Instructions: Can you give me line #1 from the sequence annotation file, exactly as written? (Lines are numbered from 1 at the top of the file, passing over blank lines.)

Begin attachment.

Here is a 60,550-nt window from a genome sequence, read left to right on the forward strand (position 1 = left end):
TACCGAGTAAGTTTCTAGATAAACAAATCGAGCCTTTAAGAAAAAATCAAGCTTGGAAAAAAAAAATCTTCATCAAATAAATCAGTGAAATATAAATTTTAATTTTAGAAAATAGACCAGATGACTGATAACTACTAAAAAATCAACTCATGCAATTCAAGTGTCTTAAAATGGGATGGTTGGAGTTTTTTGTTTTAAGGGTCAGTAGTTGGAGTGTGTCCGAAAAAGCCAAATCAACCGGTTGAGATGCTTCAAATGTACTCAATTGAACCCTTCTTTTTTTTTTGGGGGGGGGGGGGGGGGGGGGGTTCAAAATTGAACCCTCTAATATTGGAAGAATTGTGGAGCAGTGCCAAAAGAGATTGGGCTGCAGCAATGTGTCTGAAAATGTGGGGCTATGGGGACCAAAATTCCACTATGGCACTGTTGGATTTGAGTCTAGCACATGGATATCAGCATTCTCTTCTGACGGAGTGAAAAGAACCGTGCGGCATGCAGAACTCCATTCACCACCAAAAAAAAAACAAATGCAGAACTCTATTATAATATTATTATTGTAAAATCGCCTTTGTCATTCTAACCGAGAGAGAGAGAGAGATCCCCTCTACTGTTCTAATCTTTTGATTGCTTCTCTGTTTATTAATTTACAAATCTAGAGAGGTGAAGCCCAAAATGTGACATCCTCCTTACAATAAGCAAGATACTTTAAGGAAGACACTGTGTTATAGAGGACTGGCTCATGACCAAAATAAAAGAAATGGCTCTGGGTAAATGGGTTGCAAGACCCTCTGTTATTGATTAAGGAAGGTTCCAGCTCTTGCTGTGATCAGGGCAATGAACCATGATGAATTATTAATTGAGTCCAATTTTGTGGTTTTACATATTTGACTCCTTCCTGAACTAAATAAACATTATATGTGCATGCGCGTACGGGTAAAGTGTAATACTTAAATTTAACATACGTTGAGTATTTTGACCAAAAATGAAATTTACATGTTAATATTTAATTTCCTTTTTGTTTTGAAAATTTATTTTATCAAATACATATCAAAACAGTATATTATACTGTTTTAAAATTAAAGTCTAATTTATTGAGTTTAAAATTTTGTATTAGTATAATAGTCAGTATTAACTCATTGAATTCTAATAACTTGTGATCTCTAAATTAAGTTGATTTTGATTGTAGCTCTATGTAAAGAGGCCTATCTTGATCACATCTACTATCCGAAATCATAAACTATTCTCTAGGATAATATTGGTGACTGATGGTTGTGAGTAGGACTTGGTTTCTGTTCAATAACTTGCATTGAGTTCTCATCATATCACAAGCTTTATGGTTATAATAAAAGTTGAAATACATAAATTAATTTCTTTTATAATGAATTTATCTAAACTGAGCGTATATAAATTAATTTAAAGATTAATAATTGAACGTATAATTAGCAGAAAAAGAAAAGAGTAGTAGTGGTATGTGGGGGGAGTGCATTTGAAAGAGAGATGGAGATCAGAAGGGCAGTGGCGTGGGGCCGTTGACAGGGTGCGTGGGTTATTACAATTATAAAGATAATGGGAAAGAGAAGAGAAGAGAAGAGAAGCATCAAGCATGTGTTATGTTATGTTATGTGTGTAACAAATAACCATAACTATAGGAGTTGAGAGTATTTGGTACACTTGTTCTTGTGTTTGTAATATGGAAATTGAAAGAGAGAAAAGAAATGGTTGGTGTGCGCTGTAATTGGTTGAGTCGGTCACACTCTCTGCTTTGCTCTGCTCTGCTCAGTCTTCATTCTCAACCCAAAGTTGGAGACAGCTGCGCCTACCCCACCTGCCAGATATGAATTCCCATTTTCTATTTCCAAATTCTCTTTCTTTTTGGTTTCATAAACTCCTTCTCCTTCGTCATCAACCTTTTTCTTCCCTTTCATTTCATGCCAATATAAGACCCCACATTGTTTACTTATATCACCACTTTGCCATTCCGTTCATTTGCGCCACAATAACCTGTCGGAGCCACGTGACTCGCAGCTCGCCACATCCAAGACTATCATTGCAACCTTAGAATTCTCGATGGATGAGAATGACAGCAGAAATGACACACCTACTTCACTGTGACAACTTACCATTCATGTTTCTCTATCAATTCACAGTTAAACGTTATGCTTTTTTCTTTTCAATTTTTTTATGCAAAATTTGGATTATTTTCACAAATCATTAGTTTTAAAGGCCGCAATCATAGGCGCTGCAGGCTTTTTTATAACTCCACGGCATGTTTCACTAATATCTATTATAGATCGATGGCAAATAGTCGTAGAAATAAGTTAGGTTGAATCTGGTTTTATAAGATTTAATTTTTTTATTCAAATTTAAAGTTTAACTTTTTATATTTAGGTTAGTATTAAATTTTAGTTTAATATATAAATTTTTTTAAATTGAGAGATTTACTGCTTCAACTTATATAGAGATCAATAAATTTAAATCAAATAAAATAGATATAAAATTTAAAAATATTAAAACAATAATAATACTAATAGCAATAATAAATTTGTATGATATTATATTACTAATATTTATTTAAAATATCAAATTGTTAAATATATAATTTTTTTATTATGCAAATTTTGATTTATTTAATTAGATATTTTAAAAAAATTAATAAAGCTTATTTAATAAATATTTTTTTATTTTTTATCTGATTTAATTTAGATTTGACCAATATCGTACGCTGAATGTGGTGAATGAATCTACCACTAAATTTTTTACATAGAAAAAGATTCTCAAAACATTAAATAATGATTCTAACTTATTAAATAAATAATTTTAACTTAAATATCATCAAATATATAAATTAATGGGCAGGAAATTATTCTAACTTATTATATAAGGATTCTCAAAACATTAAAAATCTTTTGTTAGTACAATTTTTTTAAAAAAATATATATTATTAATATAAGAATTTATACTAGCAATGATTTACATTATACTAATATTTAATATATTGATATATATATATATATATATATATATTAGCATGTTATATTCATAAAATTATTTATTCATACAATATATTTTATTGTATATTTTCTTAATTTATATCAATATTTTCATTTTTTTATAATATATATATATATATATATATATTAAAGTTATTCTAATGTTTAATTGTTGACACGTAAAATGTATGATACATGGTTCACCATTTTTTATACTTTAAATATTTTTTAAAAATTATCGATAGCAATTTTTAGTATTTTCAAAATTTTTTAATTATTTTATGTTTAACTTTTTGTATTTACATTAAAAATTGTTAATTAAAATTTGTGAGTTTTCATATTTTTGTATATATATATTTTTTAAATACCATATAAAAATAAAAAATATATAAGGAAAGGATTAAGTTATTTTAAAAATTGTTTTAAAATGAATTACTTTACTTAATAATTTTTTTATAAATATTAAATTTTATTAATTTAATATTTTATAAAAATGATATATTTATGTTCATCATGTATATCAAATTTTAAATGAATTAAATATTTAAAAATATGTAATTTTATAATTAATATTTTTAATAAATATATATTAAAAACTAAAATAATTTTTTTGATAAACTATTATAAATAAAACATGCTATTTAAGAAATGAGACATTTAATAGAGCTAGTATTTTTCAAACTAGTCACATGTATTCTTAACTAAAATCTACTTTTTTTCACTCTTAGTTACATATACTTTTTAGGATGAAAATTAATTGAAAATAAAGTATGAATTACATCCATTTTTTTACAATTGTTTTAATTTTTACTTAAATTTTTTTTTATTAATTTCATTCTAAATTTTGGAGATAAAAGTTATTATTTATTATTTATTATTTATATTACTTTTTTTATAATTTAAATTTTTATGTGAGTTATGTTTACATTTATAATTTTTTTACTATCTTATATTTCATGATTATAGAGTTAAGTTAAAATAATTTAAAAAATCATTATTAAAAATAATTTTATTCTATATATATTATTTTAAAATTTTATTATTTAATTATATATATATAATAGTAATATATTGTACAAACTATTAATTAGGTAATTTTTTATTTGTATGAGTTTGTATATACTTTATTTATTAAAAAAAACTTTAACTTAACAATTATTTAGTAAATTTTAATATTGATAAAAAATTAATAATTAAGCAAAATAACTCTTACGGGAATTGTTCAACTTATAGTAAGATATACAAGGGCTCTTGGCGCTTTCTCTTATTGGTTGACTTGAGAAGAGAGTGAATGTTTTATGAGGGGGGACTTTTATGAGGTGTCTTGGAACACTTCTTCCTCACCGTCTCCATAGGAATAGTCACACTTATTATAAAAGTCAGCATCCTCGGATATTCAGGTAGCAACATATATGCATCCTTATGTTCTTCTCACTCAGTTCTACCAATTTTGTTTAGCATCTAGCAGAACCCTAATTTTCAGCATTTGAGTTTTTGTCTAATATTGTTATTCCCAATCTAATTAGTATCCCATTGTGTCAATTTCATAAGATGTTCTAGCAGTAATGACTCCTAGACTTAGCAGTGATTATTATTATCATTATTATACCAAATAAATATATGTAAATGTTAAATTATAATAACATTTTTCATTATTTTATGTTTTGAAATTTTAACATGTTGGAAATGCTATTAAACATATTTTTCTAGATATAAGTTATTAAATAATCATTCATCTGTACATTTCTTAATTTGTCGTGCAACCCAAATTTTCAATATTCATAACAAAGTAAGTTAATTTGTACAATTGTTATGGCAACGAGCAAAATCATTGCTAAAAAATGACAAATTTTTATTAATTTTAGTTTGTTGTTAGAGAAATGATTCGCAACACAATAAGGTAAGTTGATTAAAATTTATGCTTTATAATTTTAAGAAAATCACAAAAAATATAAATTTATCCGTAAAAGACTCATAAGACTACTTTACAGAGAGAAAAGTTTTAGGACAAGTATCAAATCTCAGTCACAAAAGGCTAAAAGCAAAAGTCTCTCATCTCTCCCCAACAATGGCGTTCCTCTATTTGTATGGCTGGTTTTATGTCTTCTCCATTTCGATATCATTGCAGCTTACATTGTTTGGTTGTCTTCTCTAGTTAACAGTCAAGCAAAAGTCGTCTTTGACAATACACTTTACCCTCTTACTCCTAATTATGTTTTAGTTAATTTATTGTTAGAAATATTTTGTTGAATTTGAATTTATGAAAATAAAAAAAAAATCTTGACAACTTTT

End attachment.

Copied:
Here is a 60,550-nt window from a genome sequence, read left to right on the forward strand (position 1 = left end):